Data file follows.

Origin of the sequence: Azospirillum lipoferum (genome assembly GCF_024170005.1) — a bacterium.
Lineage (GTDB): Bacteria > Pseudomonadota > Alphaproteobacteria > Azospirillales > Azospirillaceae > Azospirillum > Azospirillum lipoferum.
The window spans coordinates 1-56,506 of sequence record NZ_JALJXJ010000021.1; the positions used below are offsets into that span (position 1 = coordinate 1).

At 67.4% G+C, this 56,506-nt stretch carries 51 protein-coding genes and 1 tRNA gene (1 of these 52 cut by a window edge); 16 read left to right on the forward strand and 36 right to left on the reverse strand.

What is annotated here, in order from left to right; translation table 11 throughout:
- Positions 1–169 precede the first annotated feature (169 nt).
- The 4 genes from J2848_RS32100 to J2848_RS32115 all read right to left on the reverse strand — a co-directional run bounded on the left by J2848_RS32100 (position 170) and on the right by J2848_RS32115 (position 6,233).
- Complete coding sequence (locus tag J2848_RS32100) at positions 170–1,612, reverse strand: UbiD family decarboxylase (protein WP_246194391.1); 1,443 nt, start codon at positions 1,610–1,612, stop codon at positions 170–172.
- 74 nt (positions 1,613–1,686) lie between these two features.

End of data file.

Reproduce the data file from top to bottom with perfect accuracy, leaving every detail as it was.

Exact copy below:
Origin of the sequence: Azospirillum lipoferum (genome assembly GCF_024170005.1) — a bacterium.
Lineage (GTDB): Bacteria > Pseudomonadota > Alphaproteobacteria > Azospirillales > Azospirillaceae > Azospirillum > Azospirillum lipoferum.
The window spans coordinates 1-56,506 of sequence record NZ_JALJXJ010000021.1; the positions used below are offsets into that span (position 1 = coordinate 1).

At 67.4% G+C, this 56,506-nt stretch carries 51 protein-coding genes and 1 tRNA gene (1 of these 52 cut by a window edge); 16 read left to right on the forward strand and 36 right to left on the reverse strand.

What is annotated here, in order from left to right; translation table 11 throughout:
- Positions 1–169 precede the first annotated feature (169 nt).
- The 4 genes from J2848_RS32100 to J2848_RS32115 all read right to left on the reverse strand — a co-directional run bounded on the left by J2848_RS32100 (position 170) and on the right by J2848_RS32115 (position 6,233).
- Complete coding sequence (locus tag J2848_RS32100) at positions 170–1,612, reverse strand: UbiD family decarboxylase (protein WP_246194391.1); 1,443 nt, start codon at positions 1,610–1,612, stop codon at positions 170–172.
- 74 nt (positions 1,613–1,686) lie between these two features.